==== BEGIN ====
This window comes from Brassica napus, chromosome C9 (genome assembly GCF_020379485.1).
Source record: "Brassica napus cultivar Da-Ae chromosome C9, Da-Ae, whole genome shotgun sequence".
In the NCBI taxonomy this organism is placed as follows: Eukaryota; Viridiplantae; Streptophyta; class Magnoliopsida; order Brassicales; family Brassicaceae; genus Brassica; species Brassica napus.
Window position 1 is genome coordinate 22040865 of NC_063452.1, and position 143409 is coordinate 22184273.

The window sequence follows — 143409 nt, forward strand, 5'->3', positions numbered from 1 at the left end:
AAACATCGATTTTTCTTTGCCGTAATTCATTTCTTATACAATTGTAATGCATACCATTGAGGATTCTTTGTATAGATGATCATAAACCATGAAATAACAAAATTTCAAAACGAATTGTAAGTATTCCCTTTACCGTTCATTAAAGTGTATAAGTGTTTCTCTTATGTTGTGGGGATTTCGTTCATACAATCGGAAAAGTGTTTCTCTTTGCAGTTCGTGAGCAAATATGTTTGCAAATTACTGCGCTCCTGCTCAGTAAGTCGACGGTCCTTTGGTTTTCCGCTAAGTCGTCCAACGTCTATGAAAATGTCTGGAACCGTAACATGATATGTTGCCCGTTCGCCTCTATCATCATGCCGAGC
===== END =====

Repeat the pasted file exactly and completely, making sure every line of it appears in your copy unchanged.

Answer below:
This window comes from Brassica napus, chromosome C9 (genome assembly GCF_020379485.1).
Source record: "Brassica napus cultivar Da-Ae chromosome C9, Da-Ae, whole genome shotgun sequence".
In the NCBI taxonomy this organism is placed as follows: Eukaryota; Viridiplantae; Streptophyta; class Magnoliopsida; order Brassicales; family Brassicaceae; genus Brassica; species Brassica napus.
Window position 1 is genome coordinate 22040865 of NC_063452.1, and position 143409 is coordinate 22184273.

The window sequence follows — 143409 nt, forward strand, 5'->3', positions numbered from 1 at the left end:
AAACATCGATTTTTCTTTGCCGTAATTCATTTCTTATACAATTGTAATGCATACCATTGAGGATTCTTTGTATAGATGATCATAAACCATGAAATAACAAAATTTCAAAACGAATTGTAAGTATTCCCTTTACCGTTCATTAAAGTGTATAAGTGTTTCTCTTATGTTGTGGGGATTTCGTTCATACAATCGGAAAAGTGTTTCTCTTTGCAGTTCGTGAGCAAATATGTTTGCAAATTACTGCGCTCCTGCTCAGTAAGTCGACGGTCCTTTGGTTTTCCGCTAAGTCGTCCAACGTCTATGAAAATGTCTGGAACCGTAACATGATATGTTGCCCGTTCGCCTCTATCATCATGCCGAGC